Some people buy onion bulb sets (small bulbs) to plant directly into their garden in Spring, and some like to start them from seed. It’s definitely much cheaper to start your own from seed, so that’s what I’m gonna try this year.
I started my seeds over the weekend (Jan 23). They’ll need 8-10 weeks indoors, so find out when the last frost is expected in your area, and then count back the weeks from there to see when you should plant onions as well.
Starting seeds is super easy. (It’s keeping them alive and flourishing once they have been transplanted into the garden that’s the trick!)
Here’s how to start onions indoors from seed. Really, you would start any other seeds the same way:
First, gather your materials.
- Seed Starting Mix- note: NOT potting soil!!
- Containers- I’m using Dixie cups, ’cause I have them. You could also use yogurt cups, egg cartons, or a plastic tray. It should be about an inch and a half or so deep.
- A plastic tray to hold your containers, and to catch the water that will drain out. I use the tray from a package of cookies, or from bakery items.
Poke holes in the bottom of your container. This will help protect the fragile seedlings from being over-watered. I just used a shish-kabob skewer.
After placing your containers in the tray, fill them with seed starting mix.
Next, water the containers until you see the water leaking out of the bottom of them. The medium should be nice and moist. You may have to let them sit for several minutes to fully absorb the water. You don’t want your seeds to float, but they should definitely be kept moist.
Get your seeds ready! I’m planting Valencia Onions. (You do need to find out which varieties grow best in your area.)
I like to poke a hole to drop my seeds into. They need to be about 1/4″ deep. Then lightly cover the seeds back over.
I started out planting three seeds at a time, but I’m only gonna do two per cup this year. Once they grow a bit, I’ll have to thin these to one plant per cup, and I hate to waste more seeds than I need to, you know?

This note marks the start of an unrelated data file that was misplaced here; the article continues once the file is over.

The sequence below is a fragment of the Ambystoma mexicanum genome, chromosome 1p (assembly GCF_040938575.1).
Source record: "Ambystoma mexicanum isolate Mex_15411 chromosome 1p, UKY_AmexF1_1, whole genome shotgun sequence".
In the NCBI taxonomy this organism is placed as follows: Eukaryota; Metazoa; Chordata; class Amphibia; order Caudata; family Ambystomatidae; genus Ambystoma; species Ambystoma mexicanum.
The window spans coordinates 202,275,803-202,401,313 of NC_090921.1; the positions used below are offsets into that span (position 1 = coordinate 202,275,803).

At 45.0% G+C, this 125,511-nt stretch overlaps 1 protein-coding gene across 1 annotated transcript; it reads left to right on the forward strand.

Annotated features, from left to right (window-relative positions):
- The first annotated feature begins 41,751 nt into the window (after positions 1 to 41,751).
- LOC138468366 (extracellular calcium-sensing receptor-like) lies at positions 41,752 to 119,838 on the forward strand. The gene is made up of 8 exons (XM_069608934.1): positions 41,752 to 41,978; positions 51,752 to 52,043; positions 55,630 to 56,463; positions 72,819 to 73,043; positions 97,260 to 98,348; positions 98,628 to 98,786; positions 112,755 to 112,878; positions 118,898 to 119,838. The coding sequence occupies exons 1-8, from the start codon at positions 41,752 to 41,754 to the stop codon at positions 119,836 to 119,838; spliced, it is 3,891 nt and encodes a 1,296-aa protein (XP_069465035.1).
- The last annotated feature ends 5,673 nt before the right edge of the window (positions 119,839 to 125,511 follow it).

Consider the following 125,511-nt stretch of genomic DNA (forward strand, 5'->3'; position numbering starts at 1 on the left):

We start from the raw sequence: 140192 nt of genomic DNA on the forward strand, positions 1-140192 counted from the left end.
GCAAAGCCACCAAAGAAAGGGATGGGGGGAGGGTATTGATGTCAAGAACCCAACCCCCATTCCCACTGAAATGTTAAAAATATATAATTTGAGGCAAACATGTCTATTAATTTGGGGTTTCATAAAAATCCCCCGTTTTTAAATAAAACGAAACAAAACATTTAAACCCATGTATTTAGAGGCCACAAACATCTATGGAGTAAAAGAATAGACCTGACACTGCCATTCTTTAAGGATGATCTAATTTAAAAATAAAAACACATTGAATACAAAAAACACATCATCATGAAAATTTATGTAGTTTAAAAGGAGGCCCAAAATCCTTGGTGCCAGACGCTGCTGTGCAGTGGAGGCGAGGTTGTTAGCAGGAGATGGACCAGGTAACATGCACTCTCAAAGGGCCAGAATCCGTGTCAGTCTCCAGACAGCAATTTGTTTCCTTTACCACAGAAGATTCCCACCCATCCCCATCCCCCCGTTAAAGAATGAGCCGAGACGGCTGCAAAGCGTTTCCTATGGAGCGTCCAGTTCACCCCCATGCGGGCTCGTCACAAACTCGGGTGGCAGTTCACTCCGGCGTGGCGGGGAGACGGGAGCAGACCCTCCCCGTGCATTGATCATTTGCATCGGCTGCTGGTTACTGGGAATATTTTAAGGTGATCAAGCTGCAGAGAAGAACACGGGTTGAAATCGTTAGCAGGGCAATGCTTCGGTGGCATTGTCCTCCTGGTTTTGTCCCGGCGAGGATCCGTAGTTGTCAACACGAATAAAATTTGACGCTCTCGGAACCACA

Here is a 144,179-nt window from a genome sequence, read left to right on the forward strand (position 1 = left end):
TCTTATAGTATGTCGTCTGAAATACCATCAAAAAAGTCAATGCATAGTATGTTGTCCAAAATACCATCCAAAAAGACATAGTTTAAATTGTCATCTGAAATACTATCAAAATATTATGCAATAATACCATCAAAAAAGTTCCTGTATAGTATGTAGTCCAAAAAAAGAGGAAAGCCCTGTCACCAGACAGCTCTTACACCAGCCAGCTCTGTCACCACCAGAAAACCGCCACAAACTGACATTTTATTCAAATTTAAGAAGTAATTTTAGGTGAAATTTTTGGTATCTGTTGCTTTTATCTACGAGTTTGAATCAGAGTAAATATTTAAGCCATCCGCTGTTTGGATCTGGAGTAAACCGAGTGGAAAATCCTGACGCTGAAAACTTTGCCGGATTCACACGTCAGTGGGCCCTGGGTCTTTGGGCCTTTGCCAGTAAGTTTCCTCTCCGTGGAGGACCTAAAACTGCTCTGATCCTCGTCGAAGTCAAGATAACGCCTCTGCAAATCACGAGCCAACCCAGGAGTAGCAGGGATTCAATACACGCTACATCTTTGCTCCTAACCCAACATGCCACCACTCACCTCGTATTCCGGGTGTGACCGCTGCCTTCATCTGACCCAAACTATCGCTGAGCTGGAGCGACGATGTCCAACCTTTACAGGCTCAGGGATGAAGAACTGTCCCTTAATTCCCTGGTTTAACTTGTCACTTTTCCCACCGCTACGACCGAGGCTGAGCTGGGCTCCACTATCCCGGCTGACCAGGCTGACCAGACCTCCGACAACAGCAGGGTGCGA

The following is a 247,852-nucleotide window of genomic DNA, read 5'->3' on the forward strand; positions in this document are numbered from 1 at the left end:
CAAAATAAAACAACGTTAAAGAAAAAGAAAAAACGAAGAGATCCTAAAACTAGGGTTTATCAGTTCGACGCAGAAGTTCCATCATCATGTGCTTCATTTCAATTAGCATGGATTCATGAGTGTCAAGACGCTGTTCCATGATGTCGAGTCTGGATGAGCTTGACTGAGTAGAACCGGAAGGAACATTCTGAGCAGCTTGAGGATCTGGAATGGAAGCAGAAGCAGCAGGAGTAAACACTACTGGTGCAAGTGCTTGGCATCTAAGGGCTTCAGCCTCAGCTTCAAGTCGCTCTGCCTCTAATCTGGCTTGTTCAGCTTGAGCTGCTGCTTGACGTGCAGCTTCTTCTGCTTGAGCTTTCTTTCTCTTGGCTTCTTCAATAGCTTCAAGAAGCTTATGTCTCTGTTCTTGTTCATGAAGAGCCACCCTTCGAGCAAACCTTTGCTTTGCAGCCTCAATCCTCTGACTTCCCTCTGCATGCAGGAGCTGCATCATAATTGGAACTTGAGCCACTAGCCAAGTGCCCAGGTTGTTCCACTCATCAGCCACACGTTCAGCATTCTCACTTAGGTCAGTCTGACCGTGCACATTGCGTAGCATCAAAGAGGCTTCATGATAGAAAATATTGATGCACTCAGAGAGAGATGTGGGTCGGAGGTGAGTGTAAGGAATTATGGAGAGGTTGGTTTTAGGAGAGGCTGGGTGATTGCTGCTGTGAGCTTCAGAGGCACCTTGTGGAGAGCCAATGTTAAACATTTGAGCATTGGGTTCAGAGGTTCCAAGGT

Once all of my cups are full, I slip the entire tray into a large ziploc bag, leaving it open slightly for ventilation. This creates a mini greenhouse. Then I put it on top of the fridge ( a warm place away from direct light) to allow the seeds to germinate.
Make sure the soil stays moist by pouring water into the plastic container for the cups to absorb through the drainage holes in the bottom, as needed.
In a few days, I should have some seedlings emerging!
What to Do Once Your Seedlings Start Growing
Some of my onion tops had grown so tall that they were falling over, so I gave them a trim. It’s recommended to trim back to 3-4 inches. They look much better now! Back under the lights they go, about 1 inch from the lights.
One of my bulbs burned out though, so I know they aren’t getting enough light. I started hardening them off (getting them used to being outside a little at a time) so hopefully they’ll be ready to go into the garden next week!
So, there you have it class. Easy peasy! Any questions?
A city girl learning to homestead on an acre of land in the country. Wife and homeschooling mother of four. Enjoying life, and everything that has to do with self sufficient living.